X-axis labelFertility rate
France1.92
Sweden1.85
Ireland1.81
Denmark1.79
United Kingdom1.79
Latvia1.74
Iceland1.74
Norway1.71
Lithuania1.69
Belgium1.68
Netherlands1.66
Romania1.64
Czech Republic1.63
Germany1.6
Estonia1.6
Slovenia1.58
Finland1.57
Albania1.56
Bulgaria1.54
Switzerland1.54
Hungary1.53
Austria1.53
Slovakia1.48
Croatia1.42
Luxembourg1.41
Poland1.39
Greece1.38
Cyprus1.37
Malta1.37
Portugal1.36
Spain1.34
Italy1.34
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It is assumed that the rate of decline in fertility under F2 will be uniform across all age groups. While there has been some variation in the way the fertility of women in different age groups has evolved in recent years, adjusting age specific rates within the agreed overall TFR has little impact on the total number of births. Furthermore, given that the principal purpose of the fertility assumptions are to generate projected annual number of births to feed the projection model, the distribution of these births according to the age of the mothers is considered to be of secondary importance. The assumed age-specific and derived total fertility rates under assumption F2 are given in Table 4.3.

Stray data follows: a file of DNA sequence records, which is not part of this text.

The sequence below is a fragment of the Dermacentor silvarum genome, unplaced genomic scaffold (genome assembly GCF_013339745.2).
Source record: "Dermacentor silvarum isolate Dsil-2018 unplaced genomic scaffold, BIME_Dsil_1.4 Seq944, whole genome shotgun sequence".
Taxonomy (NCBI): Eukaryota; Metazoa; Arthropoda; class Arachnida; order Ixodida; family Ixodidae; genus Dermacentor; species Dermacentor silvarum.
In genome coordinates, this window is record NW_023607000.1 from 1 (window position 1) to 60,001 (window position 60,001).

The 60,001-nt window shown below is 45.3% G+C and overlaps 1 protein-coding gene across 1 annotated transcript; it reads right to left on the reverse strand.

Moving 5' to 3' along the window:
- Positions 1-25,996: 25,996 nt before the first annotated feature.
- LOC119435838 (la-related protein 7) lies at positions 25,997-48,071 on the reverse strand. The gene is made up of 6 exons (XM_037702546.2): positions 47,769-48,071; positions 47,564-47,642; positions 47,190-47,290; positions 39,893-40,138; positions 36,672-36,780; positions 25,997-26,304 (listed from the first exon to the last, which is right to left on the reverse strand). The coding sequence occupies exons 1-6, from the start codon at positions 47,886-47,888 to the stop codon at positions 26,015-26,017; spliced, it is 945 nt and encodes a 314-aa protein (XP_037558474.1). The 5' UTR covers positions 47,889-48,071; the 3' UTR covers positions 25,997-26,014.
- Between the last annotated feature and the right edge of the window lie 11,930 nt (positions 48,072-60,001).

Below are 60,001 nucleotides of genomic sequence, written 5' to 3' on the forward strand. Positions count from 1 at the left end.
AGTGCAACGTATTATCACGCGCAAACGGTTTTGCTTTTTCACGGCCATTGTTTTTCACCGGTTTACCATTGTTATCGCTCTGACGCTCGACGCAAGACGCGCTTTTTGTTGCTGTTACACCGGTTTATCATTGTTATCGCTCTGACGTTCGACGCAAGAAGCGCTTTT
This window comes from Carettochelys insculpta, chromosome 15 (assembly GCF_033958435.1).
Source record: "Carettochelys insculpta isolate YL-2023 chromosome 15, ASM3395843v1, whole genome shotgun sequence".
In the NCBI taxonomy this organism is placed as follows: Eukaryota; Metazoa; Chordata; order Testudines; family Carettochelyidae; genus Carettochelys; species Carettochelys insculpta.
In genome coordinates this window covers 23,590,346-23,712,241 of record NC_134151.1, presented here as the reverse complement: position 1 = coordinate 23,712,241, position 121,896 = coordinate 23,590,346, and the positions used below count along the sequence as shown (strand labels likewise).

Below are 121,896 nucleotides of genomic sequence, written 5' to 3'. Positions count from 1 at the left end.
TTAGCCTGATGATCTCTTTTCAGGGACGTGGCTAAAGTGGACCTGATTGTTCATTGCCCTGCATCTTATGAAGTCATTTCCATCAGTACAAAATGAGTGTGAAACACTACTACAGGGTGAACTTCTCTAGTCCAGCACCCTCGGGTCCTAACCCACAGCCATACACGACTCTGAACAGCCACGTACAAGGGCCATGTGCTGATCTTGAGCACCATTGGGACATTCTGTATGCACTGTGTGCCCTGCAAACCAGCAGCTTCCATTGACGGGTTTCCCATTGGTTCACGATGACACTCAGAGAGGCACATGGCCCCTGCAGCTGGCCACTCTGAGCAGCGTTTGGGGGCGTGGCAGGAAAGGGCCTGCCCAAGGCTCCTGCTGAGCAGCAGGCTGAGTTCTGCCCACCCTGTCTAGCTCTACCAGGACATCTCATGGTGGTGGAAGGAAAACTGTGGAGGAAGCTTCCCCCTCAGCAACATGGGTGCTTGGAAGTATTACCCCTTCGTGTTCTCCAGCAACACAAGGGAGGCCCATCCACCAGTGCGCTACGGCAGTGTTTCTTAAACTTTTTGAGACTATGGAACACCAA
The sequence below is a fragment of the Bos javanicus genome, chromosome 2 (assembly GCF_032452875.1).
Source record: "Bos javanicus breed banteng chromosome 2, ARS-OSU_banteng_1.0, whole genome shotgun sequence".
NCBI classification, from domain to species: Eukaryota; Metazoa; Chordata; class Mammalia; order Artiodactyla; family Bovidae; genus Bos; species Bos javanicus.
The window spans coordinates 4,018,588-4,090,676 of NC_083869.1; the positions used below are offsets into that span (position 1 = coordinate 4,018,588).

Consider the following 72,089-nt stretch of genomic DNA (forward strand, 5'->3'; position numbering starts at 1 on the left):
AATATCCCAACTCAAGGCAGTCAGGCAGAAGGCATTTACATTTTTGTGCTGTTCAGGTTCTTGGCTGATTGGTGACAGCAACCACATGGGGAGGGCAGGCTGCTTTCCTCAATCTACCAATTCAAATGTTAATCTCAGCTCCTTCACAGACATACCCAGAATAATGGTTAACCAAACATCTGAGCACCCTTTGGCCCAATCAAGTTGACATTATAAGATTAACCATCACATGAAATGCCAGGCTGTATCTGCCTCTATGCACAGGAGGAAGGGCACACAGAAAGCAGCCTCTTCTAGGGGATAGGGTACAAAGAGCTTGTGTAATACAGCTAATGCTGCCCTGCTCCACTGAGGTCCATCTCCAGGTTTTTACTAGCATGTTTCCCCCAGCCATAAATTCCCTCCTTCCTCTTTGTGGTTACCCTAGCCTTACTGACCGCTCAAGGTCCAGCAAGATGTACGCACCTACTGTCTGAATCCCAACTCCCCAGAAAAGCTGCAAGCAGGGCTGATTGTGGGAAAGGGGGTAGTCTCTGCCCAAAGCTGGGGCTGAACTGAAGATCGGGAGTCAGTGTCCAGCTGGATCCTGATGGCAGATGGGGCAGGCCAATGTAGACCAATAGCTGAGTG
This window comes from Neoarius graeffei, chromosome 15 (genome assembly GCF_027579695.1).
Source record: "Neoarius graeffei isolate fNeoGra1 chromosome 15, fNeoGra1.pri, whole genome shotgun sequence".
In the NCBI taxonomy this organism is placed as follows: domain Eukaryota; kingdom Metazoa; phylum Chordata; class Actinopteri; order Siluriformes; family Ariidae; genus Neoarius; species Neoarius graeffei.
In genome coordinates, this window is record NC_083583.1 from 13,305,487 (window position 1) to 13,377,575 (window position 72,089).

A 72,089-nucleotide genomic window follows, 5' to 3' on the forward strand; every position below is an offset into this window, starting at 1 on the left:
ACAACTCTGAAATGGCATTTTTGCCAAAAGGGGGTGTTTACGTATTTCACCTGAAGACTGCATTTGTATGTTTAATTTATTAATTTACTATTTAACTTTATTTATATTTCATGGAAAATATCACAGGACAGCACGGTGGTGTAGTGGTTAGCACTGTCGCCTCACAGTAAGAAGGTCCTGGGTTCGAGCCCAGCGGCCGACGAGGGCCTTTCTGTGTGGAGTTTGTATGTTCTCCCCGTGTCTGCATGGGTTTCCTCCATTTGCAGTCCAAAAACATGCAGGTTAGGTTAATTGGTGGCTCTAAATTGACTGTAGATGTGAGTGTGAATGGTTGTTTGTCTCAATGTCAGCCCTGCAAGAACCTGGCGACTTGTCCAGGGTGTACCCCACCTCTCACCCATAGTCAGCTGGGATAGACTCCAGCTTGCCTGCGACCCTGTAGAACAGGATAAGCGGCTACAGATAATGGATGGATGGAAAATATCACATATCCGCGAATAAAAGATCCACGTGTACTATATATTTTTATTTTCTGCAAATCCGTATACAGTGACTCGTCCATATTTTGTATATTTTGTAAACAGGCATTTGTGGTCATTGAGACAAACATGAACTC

Show Table: Table 4.3 Actual 2016 and assumed age specific and total fertility rates under fertility assumption F2

While this report contains a number of summary tables, detailed results of the population projections from 2017 to 2051 are available on the CSO Statbank here.

Go to: Mortality Assumptions